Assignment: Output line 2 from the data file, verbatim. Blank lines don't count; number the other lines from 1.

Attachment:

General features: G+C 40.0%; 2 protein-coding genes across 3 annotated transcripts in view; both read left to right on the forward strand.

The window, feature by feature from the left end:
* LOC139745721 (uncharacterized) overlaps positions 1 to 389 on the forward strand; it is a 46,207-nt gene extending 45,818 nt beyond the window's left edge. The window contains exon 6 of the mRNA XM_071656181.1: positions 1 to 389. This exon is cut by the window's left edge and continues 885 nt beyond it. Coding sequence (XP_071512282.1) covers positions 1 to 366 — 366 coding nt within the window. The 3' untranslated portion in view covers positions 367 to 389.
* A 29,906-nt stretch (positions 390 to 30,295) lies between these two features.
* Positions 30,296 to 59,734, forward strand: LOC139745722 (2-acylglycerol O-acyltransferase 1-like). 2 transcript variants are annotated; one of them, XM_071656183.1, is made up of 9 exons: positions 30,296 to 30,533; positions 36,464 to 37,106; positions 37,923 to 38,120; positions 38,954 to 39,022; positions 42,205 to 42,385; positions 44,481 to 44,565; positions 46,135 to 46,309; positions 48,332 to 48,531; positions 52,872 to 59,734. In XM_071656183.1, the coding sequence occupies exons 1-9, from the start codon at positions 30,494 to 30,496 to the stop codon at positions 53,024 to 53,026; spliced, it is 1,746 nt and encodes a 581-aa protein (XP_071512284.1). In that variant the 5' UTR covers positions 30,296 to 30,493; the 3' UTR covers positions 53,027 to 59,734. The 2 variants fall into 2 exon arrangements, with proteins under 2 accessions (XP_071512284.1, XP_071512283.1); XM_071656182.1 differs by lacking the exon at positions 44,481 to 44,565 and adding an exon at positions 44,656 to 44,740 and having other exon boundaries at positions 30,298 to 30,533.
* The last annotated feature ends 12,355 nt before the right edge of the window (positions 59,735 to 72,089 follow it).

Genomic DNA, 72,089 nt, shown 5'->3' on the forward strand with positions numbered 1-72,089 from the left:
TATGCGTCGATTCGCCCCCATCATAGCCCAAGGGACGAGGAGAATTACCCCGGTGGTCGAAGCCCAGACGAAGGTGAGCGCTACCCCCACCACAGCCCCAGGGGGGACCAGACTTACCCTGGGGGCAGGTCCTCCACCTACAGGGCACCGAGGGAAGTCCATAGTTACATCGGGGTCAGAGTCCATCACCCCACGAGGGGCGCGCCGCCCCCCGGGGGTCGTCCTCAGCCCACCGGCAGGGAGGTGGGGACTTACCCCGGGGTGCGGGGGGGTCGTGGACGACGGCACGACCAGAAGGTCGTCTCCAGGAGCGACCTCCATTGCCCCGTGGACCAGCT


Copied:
The window, feature by feature from the left end: